This was the first year I didn't at least call and talk to my Dad on Fathers' Day. I didn't make plans to visit some wacky museum or some fried catfish/chicken fried steak place with Dad. I posted a picture of Dad selling peanuts in Colorado on Facebook with the obligatory "Happy Fathers' Day" message, but only later in the day after enough guilt had settled in from reading through all the other Facebook Fathers' Day posts. My Dad is computer illiterate. Even when lucid. Anything posted online for him is a waste. That has always been the case. Posting anything about Dad on the internet has been more for your entertainment than Dad's. But everyone else was sending out Happy Fathers' Day wishes, so I thought I should jump off that cliff too. I thought maybe it would make me feel better to send out Fathers' Day wishes even though my Dad is not Dad anymore. I haven't even asked my brother or sister if they visited Dad yesterday or how he's doing. To the untrained eye it would appear that I just don't care. That could be partially true. There is something about making an effort to acknowledge and celebrate Fathers' Day when you know that really you're only doing it to make yourself feel better. "Look. I told my Dad 'I love you' on Facebook. We're cool right?" All of the internet is now aware that I love my Dad. Great. Because I don't want to look like an ungrateful child. And I realize this post is spiraling down into a sarcastic negative vortex. My Dad and my Uncle Russel used to go to their local drive-in and Dad would order a pine float. When he told this story he'd look at me and say "Ya, know what a pine float is don't ya?" and because he'd told the story so many times I always knew the answer was a glass of water with a toothpick in it. My Dad would brag to anyone he could force to listen about how his son played the drums, one daughter played the flute and the other daughter played the cello. He would say "I know they don't get that from my side. I was only good at playing the radio." My Dad's favorite show ever was Hee-Haw and we always had season passes to Silver Dollar City so Dad could sit and listen to bluegrass music all day long. It's the one thing I never heard him complain about spending money on. Of course, we had maybe a dollar to spend inside the park, but he never once complained about shelling out the money for a season pass.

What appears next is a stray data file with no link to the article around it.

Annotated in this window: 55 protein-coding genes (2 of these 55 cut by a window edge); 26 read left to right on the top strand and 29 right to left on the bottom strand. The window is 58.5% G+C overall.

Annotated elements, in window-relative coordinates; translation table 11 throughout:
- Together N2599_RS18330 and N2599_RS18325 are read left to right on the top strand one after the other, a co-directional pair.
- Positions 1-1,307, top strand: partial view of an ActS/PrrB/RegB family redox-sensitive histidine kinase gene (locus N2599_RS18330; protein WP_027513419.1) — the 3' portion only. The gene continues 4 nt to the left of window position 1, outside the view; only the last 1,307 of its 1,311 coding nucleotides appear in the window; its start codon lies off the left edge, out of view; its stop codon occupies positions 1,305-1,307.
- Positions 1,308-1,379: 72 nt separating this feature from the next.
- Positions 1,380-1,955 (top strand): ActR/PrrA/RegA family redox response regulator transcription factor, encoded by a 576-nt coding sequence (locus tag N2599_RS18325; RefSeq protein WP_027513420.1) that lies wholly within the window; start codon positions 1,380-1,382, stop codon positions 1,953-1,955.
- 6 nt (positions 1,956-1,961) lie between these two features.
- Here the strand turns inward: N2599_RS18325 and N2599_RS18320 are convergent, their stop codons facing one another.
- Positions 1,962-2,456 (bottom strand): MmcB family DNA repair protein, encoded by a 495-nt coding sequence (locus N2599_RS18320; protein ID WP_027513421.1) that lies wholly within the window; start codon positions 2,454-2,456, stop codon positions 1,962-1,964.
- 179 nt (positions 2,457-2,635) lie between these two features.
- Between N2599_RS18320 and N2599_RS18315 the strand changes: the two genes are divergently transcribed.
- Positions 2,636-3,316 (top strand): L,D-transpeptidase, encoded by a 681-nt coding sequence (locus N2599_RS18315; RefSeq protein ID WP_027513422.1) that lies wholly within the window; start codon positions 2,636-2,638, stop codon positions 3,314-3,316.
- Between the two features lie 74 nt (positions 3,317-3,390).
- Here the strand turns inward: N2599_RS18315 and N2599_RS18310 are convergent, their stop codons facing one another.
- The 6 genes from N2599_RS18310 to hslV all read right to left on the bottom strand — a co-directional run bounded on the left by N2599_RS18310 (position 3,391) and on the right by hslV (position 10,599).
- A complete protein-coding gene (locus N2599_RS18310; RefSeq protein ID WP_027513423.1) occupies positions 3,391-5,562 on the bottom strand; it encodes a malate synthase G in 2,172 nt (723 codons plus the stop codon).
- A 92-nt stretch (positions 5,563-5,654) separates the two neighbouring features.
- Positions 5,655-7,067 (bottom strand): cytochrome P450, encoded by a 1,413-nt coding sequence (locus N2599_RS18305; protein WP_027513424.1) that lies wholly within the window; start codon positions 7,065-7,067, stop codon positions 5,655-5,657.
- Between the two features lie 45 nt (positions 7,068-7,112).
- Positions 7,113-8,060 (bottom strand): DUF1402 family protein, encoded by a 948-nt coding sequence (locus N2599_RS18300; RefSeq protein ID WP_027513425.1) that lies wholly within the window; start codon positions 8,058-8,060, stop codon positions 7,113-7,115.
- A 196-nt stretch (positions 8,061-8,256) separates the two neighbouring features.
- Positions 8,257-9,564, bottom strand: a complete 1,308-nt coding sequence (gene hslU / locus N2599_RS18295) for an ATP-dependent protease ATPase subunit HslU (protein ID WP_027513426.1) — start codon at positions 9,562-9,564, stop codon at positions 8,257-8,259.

In my Dad's younger years, he looked like Gomer Pyle especially when he was in his Air Force uniform. Rumor had it that his nickname then was Gomer. His favorite place on earth was Colorado. I don't know why he never made us just move there. Trout fishing for him was not a passive event. He got up every morning, headed to the lake, pond or river and fished until he'd caught his limit and everyone else's. He was a man obsessed with catching and eating all of the trout. My parents had just returned home from one such fishing trip, when I took Chris home for the first time. Of course we ate trout. Chris swears that Dad tried to kill him with a fish bone. Unintentionally.
If there's only one word to describe my Dad it would be "corny". He told the worst, most ridiculous jokes. He knew where all the best chicken fried steak dinners could be found in Oklahoma, Texas, Arkansas, Missouri, Kansas, and Wyoming and he knew the prices for all of those dinners. They all served the best chicken fried steak for $3.99. He drove past Mt. Rushmore once and was unimpressed. He really enjoyed the idea of seeing someone getting hit in the face with a roll at Lambert's. He wore cutoff jean shorts with cowboy boots. Sometimes he'd put on a shirt with that ensemble and it was always the western styled kind that snapped down the front. He'd snap two of the snaps before heading into to town to run some errand or another.
I only ever remember seeing Dad drink any kind of alcoholic beverage twice. Once he found an unopened six pack of beer somewhere. He drank one and then made biscuits with the others. The other time was when we were in Vegas and Chris ordered that giant warp core breach drink. He'd gotten a free shot glass from the Hard Rock and he used a straw to siphon out the beverage into his shot glass. He used to smoke a pipe in the winter times when I was little. I remember the smell of his tobacco, sweet and woody smelling. That was it for his vices.
I hope that in his head he's off doing something he enjoyed, fishing, selling peanuts or driving off into the sunset on one of his long drives. I hope that in his head he's happy and I hope that somewhere in his head he remembers that we love him.
Happy Fathers' Day Dad.